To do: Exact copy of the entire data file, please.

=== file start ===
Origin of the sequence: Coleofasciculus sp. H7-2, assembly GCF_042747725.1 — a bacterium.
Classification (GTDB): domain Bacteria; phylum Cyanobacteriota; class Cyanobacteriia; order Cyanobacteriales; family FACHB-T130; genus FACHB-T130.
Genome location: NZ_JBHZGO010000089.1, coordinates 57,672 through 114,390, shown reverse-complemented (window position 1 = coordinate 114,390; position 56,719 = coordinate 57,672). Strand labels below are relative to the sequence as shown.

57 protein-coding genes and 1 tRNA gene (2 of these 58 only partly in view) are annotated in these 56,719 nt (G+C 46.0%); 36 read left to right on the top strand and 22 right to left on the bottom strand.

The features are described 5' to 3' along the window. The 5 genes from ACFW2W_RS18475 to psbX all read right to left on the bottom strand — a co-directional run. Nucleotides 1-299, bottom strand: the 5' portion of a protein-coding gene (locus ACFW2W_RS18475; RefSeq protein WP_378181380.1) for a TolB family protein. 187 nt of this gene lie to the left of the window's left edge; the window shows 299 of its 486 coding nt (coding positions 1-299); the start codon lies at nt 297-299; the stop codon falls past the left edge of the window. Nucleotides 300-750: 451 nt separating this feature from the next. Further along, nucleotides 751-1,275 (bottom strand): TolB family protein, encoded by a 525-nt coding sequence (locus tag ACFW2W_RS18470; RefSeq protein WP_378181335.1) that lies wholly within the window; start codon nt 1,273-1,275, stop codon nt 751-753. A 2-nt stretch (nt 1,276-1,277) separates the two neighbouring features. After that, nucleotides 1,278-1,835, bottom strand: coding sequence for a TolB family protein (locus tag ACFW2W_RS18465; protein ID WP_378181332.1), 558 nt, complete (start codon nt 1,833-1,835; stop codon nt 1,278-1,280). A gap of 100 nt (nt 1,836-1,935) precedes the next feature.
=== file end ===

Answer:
Origin of the sequence: Coleofasciculus sp. H7-2, assembly GCF_042747725.1 — a bacterium.
Classification (GTDB): domain Bacteria; phylum Cyanobacteriota; class Cyanobacteriia; order Cyanobacteriales; family FACHB-T130; genus FACHB-T130.
Genome location: NZ_JBHZGO010000089.1, coordinates 57,672 through 114,390, shown reverse-complemented (window position 1 = coordinate 114,390; position 56,719 = coordinate 57,672). Strand labels below are relative to the sequence as shown.

57 protein-coding genes and 1 tRNA gene (2 of these 58 only partly in view) are annotated in these 56,719 nt (G+C 46.0%); 36 read left to right on the top strand and 22 right to left on the bottom strand.

The features are described 5' to 3' along the window. The 5 genes from ACFW2W_RS18475 to psbX all read right to left on the bottom strand — a co-directional run. Nucleotides 1-299, bottom strand: the 5' portion of a protein-coding gene (locus ACFW2W_RS18475; RefSeq protein WP_378181380.1) for a TolB family protein. 187 nt of this gene lie to the left of the window's left edge; the window shows 299 of its 486 coding nt (coding positions 1-299); the start codon lies at nt 297-299; the stop codon falls past the left edge of the window. Nucleotides 300-750: 451 nt separating this feature from the next. Further along, nucleotides 751-1,275 (bottom strand): TolB family protein, encoded by a 525-nt coding sequence (locus tag ACFW2W_RS18470; RefSeq protein WP_378181335.1) that lies wholly within the window; start codon nt 1,273-1,275, stop codon nt 751-753. A 2-nt stretch (nt 1,276-1,277) separates the two neighbouring features. After that, nucleotides 1,278-1,835, bottom strand: coding sequence for a TolB family protein (locus tag ACFW2W_RS18465; protein ID WP_378181332.1), 558 nt, complete (start codon nt 1,833-1,835; stop codon nt 1,278-1,280). A gap of 100 nt (nt 1,836-1,935) precedes the next feature.